Abu Qatada judges to decide his appeal on 9 May

Abu Qatada Image copyright AFP
Image caption Lawyers for Abu Qatada say the UK government got their dates wrong

Top judges at the European Court of Human Rights will meet on Wednesday, 9 May, to decide whether cleric Abu Qatada can appeal against deportation from the UK.

The preacher lodged a last-minute appeal to the court last month.

Hours earlier, the Home Secretary had begun attempts to get him deported by the end of April.

The attempted appeal has led to a furious political row over whether the Home Office got its dates wrong.

The panel of five Strasbourg judges will decide whether the case can be referred to the Grand Chamber, the court's highest decision-making body.

In January, European Court judges ruled that Abu Qatada could not be deported to Jordan unless the country provided an assurance that his retrial on terrorism offences would not include evidence obtained from torture.

Although the decision blocked his removal from the UK, the government won on every other ground, including that the preacher would not be ill treated.

Strasbourg judgements only become final after three months, to allow both sides the opportunity to appeal to the Grand Chamber.

A spokesman for the court said that the judges would consider on Wednesday 9 May whether the Grand Chamber could take on the case - but they may not reach a decision or announce it immediately.

If the case is taken up, it could take the judges a year to reach a final decision because they have the power to examine all aspects of the case, including the parts that the government has already won.

The preacher's appeal sparked a political row over whether the deadline had already passed.

The original judgement was on 17 January - and the Home Office understood the deadline to pass at midnight on 16 April. But court officials say the deadline was midnight the following day.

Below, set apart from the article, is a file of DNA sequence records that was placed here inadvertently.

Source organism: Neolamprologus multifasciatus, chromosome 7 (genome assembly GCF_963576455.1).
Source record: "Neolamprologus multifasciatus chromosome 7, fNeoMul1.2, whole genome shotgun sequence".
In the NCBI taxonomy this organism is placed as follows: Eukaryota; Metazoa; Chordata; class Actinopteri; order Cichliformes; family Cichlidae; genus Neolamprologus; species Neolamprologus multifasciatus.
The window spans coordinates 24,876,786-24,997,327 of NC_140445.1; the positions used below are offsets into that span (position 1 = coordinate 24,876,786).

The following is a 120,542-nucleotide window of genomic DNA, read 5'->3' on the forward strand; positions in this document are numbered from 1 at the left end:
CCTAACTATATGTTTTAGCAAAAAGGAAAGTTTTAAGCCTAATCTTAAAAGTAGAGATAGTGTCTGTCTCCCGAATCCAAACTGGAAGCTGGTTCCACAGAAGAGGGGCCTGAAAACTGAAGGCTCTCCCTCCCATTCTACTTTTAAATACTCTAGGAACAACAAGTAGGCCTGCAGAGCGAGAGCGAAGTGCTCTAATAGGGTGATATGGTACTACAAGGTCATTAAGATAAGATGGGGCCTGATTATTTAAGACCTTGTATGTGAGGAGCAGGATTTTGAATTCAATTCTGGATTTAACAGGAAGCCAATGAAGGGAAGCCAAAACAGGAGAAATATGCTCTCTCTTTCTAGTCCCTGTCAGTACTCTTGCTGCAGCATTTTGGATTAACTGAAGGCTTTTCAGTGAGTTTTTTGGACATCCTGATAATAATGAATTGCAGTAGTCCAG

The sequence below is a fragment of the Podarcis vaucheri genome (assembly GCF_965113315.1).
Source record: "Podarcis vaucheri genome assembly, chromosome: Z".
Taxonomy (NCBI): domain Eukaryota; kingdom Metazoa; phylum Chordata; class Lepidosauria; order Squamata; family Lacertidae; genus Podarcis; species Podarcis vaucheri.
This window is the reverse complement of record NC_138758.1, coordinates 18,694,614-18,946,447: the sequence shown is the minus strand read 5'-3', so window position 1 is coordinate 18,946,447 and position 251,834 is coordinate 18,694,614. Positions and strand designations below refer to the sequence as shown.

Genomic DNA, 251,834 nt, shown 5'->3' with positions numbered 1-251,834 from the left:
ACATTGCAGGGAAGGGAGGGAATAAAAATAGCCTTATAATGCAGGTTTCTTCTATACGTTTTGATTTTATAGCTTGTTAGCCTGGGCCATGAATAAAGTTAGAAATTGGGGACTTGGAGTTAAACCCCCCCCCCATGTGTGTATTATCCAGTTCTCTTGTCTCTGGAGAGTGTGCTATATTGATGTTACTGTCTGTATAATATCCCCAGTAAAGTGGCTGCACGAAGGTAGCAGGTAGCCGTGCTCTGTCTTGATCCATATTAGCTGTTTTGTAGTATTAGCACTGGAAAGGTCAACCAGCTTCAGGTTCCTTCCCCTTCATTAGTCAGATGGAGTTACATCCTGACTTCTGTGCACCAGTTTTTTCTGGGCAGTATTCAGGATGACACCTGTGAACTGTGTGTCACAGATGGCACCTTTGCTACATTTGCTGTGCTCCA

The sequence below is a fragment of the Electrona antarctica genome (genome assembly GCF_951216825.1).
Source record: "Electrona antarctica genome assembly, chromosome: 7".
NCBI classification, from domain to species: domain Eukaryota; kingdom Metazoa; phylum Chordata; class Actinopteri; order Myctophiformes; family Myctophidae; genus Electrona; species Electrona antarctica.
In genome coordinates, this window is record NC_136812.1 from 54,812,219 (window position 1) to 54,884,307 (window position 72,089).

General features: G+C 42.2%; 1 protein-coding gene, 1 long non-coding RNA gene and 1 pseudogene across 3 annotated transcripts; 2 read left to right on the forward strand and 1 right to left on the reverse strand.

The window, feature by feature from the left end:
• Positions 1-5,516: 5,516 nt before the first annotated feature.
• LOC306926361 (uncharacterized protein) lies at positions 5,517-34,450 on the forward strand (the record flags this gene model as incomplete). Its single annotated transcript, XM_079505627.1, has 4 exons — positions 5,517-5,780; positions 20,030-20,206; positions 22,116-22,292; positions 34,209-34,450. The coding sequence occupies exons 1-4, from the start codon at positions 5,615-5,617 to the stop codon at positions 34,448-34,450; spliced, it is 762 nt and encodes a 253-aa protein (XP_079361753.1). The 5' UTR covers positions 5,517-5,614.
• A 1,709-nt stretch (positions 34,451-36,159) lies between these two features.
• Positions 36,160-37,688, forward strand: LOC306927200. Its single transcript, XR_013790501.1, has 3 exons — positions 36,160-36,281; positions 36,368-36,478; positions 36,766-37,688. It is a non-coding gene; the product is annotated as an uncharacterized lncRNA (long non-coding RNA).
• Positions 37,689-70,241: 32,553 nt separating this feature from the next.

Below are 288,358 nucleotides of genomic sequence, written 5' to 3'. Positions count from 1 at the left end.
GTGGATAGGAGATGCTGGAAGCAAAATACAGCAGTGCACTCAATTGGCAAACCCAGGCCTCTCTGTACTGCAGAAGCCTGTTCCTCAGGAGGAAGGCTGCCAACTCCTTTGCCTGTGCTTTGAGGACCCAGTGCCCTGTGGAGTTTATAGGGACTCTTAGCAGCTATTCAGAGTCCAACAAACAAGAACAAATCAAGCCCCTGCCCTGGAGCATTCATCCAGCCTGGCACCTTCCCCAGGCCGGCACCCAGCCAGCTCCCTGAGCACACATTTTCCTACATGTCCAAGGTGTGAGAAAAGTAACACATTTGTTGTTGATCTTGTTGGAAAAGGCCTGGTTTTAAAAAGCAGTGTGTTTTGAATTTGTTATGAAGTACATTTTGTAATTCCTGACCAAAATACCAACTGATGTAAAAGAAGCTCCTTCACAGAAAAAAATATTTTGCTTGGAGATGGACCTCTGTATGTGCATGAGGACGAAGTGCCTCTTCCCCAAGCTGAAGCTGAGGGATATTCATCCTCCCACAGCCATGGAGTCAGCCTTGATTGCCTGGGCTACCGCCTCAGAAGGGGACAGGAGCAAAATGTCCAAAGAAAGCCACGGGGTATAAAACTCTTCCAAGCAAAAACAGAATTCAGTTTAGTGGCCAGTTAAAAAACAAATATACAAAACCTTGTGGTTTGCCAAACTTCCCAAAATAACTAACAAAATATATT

In between the disputed dates, the Home Secretary ordered the preacher to be re-arrested, saying the European Case was over and Jordan had provided an assurance on a fair trial. That meant, she argued, he could be deported swiftly.

But hours later that process ground to a halt because the European Court said its judges had to decide whether the last-minute appeal was valid.

'Clear advice'

Last month, Home Secretary Theresa May told MPs that she had received clear and consistent advice from government lawyers on the deadline. She said she had been justified to order the cleric's detention once the government understood the deadline to have passed.

Abu Qatada had been released from detention at the maximum security Long Lartin Prison in Worcestershire after the January judgement from the European Court left his deportation uncertain.

The preacher, once described as the spiritual head of the mujahideen in Europe, was first detained after the 9/11 attacks. British judges later approved his deportation, saying ministers had secured suitable assurances from Jordan over his treatment.

Critics say that the assurances are not worth the paper they are written on - and that the preacher should be properly prosecuted and jailed if he has broken the law.

Ministers have told Parliament they have spent more than £800,000 in legal fees since 2002 fighting the case.

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